Community transmission of COVID-19 has been “effectively extinguished”, the Chief Medical Officer of the Department of Health stated on Tuesday.
Speaking at the first sitting of the Dáil’s COVID-19 committee, Dr Tony Holohan maintained that community transmission of the virus in Ireland has almost been wiped out. Holohan’s comments came in response to a question from Clare TD, Michael McNamara (IND) who is Chairperson of the committee.
McNamara asked the Chief Medical Officer what criteria was in place for the listing of each phase and also “is sustained human transmission now limited to certain parts of the country, have we managed to limit it to certain parts of the country”.
“In broad terms, we’ve effectively extinguished it from the community in general right across the country. Much of the case load now we have is being reported in respect of particular settings, we are still seeing some positive numbers coming through residential care facilities even though the number has reduced very substantially and through some occupation settings, not to say there aren’t some cases but we have effectively extinguished it which was the strategy from the very start,” Holohan responded.
He continued, “We have to start with suppressing this infection across the community to begin with before we have a chance of protecting nursing homes or other specific settings”.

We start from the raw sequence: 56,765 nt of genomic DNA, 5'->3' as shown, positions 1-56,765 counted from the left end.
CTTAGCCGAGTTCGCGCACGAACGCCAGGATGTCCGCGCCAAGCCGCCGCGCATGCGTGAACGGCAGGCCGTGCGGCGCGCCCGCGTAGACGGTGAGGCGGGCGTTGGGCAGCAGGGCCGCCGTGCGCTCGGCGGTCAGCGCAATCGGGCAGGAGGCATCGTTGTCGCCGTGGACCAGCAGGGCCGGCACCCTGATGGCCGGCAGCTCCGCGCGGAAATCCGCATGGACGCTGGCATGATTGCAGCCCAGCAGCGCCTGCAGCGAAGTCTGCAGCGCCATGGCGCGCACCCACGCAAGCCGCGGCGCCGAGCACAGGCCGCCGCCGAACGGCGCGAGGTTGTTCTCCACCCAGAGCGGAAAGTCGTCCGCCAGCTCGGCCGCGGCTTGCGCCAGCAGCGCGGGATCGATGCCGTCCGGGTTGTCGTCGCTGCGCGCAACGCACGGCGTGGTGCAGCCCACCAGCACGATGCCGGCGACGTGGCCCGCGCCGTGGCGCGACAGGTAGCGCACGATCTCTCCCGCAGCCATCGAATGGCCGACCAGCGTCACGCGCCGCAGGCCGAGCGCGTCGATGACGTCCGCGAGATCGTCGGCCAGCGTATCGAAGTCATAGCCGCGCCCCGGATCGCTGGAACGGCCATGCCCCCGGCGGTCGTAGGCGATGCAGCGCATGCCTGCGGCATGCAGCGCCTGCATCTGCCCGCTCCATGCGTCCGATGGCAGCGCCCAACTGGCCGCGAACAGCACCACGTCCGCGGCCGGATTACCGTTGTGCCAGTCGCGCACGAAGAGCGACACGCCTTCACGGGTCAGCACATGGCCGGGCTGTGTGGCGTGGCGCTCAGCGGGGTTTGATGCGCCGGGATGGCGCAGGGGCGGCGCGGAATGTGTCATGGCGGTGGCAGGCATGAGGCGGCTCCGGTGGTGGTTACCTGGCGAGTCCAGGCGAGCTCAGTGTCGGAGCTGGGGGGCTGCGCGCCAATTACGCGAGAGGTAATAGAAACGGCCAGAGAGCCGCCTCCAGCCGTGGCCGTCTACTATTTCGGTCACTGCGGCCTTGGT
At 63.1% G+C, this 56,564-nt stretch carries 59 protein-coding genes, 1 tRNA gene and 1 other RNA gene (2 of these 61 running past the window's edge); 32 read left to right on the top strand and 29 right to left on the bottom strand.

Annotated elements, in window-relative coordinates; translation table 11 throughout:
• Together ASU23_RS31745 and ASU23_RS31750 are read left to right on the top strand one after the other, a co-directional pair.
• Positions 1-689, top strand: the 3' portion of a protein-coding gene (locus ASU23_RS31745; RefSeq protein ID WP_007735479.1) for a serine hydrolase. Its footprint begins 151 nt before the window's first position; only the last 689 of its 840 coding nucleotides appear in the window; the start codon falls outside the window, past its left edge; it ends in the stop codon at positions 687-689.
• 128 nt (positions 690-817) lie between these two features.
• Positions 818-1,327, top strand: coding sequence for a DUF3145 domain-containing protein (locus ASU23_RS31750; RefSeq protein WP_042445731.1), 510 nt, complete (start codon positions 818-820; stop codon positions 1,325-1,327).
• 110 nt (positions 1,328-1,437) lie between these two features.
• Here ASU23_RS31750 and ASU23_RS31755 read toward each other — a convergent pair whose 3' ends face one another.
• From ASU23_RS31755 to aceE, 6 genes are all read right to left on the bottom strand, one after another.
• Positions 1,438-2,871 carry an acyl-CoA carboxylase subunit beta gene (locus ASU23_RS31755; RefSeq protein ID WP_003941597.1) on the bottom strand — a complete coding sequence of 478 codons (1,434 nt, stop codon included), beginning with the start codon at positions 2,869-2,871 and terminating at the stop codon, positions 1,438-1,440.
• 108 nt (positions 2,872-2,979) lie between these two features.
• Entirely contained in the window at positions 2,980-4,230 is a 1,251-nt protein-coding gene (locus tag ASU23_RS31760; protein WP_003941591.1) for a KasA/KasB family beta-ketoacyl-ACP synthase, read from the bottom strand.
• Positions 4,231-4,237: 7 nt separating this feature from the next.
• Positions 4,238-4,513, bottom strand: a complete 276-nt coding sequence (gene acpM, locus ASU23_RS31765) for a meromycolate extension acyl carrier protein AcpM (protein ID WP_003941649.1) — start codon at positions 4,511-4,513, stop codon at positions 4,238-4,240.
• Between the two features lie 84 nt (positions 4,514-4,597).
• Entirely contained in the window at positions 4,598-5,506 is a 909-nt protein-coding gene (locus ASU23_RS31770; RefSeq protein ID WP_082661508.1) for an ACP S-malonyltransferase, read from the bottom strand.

Criteria and measures “may change from time to time,” Holohan said and referred to the Government’s Roadmap for Recovery which provides “a range of other characteristics in relation to testing, contact tracing, service capacity and the broad impact of the measures on the health and well-being of the public, all of these are taken into account in the staged recommendations and advice to Government around easing restrictions”.
A follow up question from McNamara sought clarification that sustained human transmission was no longer present in all areas. Holohan replied, “I couldn’t say it in absolute terms, we have it down to a very low level effectively. I can’t say there isn’t, we don’t have widespread community transmission we know that because we’re not seeing the case load in spite of the fact that we have very substantial testing capacity in place, we’re testing large numbers of people relative to the number of positive cases being identified”.
Holohan’s comments on community transmission will bring into question restrictions legislation, the validity of which is influenced by transmissions within the community.
Dublin South-West TD, Colm Brophy (FG) described it as “unsatisfactory the way the timings went” with regard to McNamara’s chairmanship of the committee. “One party enjoyed 17 minutes of questioning, that cannot be allowed happen,” he added. His comments were acknowledged by the Clare TD who reminded Brophy that he spoke for 12 minutes. Due to current restrictions, the duration of the meeting was confined to two hours.